With Tom Hardy, Charlize Theron, Nicholas Hoult, Hugh Keays-Byrne, Josh Helman. Written by George Miller and Brendan McCarthy and Nick Lathouris. Directed by George Miller. Rated R for intense sequences of violence throughout, and for disturbing images. 120 minutes.
This time of the year there are certain kinds of movies that are best appreciated as amusement park rides. You don’t critique a roller coaster for poor character development or a predictable plot. You simply want it to go fast, have lots of turns and rises and drops, and leave you thrilled and exhausted. On that score, MAD MAX: FURY ROAD succeeds. If this is the sort of movie you’re looking for, it’s a good ride.
Beyond that, though, there’s not much there. Director George Miller returns to the scene of his earliest successes–the three “Mad Max” movies (1979-1985) that helped make a star out of Mel Gibson–and… well, it’s not quite clear what he’s doing here. Is this a remake? A reboot? A sequel?
The story, such as it is, involves a post-apocalyptic world where a handful of warlords enslave the remnants of humanity and fight over the remaining resources, like gasoline and ammunition. Max (Tom Hardy) is captured by one faction and treated as a “blood bank” for one of the warriors. When Imperator Furiosa (Charlize Theron) goes off her mission to help several luscious babes who are “wives” of the war lord escape from his clutches, Max is chained to one of the pursuing vehicles. He gets loose and joins forces–after a while–with Furiosa, The rest of the movie is them being chased by vehicles from what appear to be a violent and surreal version of the old cartoon “Wacky Races” back and forth across the desert.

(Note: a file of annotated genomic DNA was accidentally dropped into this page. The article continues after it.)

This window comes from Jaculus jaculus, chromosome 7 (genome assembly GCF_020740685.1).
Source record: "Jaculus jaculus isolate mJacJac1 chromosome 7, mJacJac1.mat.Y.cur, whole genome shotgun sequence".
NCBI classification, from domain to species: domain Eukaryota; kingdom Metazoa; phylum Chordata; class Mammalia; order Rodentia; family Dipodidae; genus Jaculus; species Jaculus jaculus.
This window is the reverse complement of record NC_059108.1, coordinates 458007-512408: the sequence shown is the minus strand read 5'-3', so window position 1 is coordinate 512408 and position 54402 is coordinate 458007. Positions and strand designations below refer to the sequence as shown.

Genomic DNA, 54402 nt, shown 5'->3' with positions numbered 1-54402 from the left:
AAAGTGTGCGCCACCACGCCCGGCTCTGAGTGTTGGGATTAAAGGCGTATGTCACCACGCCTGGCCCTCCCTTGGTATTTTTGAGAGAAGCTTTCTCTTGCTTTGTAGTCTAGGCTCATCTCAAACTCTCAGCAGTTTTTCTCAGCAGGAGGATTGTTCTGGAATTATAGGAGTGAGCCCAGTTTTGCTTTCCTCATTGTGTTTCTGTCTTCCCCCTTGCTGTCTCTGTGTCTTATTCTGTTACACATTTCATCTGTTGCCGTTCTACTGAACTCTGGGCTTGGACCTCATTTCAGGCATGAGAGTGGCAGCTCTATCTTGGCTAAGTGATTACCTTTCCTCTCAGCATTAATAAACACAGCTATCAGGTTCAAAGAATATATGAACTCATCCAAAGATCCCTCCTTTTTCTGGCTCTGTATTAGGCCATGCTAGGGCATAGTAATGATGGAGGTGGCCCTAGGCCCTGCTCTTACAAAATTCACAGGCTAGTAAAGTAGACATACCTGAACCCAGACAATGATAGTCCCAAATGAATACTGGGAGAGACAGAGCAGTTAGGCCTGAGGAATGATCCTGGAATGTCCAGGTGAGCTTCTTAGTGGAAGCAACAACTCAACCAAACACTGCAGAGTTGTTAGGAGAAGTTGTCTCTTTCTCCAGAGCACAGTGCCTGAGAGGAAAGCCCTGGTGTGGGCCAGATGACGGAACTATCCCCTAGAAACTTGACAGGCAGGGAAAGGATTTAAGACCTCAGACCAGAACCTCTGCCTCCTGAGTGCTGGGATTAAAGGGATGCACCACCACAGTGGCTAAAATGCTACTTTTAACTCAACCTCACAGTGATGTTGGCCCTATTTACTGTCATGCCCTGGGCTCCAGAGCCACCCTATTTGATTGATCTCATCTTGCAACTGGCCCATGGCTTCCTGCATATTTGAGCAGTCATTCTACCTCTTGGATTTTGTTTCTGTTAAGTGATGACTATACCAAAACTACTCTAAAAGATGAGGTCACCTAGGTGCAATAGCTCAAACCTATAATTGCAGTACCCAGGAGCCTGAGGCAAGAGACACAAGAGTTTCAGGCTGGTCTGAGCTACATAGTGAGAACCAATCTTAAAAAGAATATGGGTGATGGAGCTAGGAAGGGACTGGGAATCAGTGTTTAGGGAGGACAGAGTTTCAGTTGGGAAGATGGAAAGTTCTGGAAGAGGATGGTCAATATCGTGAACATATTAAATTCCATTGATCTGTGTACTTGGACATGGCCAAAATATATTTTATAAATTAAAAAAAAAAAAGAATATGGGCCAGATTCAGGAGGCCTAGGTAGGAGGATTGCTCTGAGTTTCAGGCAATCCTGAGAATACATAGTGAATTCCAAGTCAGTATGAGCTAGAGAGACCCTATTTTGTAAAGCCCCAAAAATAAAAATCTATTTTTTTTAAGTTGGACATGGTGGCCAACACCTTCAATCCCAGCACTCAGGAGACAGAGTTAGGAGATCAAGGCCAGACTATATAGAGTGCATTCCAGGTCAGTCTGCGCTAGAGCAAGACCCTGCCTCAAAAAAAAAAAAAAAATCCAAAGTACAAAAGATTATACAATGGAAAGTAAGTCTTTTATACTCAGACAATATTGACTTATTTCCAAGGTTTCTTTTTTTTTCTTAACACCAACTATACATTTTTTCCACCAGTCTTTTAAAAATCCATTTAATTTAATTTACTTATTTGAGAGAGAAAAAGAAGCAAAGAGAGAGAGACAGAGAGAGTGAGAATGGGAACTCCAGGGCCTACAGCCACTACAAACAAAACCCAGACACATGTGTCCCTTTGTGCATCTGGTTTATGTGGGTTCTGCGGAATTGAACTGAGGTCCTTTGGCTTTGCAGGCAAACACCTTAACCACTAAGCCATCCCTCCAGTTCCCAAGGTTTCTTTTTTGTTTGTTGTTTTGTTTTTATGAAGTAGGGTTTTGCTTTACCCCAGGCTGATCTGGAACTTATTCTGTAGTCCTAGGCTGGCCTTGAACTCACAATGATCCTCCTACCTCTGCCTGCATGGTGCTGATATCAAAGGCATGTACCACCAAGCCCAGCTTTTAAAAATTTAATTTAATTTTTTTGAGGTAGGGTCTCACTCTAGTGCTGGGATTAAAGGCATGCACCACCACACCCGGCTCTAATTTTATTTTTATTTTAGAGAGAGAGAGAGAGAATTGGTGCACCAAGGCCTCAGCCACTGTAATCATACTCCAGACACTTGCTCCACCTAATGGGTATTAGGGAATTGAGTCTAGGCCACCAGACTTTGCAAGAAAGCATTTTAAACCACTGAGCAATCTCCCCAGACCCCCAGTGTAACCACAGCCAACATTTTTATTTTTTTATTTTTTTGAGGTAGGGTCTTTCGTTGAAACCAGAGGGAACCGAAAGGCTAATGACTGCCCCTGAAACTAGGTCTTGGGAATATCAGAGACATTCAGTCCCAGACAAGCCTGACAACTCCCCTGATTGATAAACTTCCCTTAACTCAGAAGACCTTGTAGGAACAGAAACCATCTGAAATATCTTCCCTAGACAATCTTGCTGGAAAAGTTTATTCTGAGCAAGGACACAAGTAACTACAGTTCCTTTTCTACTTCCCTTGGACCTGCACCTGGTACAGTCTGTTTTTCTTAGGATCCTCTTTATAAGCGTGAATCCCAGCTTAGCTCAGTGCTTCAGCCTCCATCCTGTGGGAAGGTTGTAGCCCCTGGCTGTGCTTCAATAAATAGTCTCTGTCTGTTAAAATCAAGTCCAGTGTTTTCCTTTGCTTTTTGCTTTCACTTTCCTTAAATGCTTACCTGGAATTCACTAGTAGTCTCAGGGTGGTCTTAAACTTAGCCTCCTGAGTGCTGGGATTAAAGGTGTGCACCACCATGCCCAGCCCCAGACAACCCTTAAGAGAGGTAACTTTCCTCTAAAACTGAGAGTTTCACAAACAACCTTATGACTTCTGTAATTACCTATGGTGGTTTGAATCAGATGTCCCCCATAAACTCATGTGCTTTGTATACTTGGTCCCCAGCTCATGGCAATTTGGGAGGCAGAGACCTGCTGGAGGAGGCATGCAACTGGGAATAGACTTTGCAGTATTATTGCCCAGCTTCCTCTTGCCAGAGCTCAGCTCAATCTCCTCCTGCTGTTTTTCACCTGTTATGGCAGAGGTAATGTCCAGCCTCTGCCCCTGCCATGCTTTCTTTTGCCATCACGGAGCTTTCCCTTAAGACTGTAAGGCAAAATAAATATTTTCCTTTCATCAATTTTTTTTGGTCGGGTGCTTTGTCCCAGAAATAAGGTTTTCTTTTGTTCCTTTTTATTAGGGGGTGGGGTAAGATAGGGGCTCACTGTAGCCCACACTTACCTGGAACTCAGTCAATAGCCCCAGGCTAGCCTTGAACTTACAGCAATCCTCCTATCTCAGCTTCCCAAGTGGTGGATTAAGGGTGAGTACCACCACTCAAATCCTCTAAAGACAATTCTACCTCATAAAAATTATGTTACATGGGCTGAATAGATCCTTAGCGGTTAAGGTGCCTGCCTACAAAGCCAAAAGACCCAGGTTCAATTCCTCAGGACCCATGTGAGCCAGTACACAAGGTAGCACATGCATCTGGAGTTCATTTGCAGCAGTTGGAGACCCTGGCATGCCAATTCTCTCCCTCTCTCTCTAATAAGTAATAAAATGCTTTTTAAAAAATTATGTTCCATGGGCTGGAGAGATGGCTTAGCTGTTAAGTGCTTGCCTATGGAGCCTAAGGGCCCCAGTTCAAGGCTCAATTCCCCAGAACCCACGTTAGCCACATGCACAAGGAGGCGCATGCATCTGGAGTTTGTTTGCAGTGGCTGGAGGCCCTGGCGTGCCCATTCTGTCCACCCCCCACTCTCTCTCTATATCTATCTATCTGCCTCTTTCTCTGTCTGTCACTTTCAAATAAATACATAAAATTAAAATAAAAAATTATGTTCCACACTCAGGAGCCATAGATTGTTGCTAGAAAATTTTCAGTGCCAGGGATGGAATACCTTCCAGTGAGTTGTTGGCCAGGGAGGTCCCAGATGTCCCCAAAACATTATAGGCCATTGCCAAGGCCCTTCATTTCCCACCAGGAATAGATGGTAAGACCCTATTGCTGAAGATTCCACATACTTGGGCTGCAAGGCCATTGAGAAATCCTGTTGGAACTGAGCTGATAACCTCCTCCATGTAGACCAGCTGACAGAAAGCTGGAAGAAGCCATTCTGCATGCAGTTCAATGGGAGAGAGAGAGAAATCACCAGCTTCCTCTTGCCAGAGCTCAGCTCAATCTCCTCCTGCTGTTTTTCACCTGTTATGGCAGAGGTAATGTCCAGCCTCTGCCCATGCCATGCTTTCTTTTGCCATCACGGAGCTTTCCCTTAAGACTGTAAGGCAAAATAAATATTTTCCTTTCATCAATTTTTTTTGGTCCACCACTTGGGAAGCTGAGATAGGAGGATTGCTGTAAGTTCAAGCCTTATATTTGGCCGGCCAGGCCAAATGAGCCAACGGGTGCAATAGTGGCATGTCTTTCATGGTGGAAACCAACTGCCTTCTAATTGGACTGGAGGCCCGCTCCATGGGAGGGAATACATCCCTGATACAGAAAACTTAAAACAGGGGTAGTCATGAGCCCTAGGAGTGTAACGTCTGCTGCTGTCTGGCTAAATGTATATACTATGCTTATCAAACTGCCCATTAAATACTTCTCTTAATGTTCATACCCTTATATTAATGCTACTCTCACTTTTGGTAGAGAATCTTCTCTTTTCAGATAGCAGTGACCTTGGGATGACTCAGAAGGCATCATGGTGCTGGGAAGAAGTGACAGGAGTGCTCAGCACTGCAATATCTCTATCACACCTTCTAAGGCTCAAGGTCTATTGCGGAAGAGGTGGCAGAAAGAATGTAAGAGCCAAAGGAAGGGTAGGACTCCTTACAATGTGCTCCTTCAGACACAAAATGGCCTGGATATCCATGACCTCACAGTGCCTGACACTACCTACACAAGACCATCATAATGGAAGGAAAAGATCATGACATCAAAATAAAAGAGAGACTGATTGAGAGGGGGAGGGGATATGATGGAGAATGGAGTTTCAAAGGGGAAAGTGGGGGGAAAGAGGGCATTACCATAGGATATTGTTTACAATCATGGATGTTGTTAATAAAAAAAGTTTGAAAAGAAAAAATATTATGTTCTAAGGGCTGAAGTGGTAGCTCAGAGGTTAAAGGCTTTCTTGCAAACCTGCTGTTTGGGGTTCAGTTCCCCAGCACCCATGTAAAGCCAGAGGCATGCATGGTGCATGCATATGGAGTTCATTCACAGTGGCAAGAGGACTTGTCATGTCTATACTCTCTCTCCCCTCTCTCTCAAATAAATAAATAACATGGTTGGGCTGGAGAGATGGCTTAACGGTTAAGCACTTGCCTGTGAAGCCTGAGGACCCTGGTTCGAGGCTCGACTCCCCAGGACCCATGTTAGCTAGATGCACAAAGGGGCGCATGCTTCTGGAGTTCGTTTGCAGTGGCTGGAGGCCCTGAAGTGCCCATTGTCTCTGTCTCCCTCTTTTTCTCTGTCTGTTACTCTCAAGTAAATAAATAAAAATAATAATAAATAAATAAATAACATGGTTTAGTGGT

That’s it. Unlike the original film, we get little sense of who Max is. He’s haunted by visions of a child, presumably his, whom he failed to rescue, but played woodenly by Hardy he exhibits less of a range than the tanker he spends part of the film in. Theron fares a little better as the driven Furiosa–complete with crew cut and mechanical arm–but we don’t learn much about her until late in the film. As for the rest, they’re cartoon characters who have been carefully designed with bizarre costumes, make-up, prostheses, and the like, but if you want to know who is who among the largely unknown cast, lots of luck. Reading the closing credits and seeing names like the Splendid Angharad and Cheedo the Fragile you may be surprised that the characters had names. Indeed, Max doesn’t even tell his name until nearly the end of the film.
As for the apocalypse babes, in a world where people are stapled together, deformed, branded, and/or covered with tumors (one character even gives his names), to have a group of women who look like they just came from a photo shoot for a fashion magazine comes across as something devised by the marketing department. (“Sure the boys will like the chases and shooting, but they need some hot women as well.”)
“Mad Max: Fury Road” is the work of a director trying to recapture his early success after a decade where his only films were the two “Happy Feet” cartoons. It’s got the action and explosions of a “Transformers” movie, but makes those films look like complex dramas in comparison.•••
Daniel M. Kimmel is a veteran movie critic and author of a host of film-related books. His most recent book is “Shh! It’s a Secret: a novel about Aliens, Hollywood and the Bartender’s Guide.” He lives in Somerville, Massachusetts.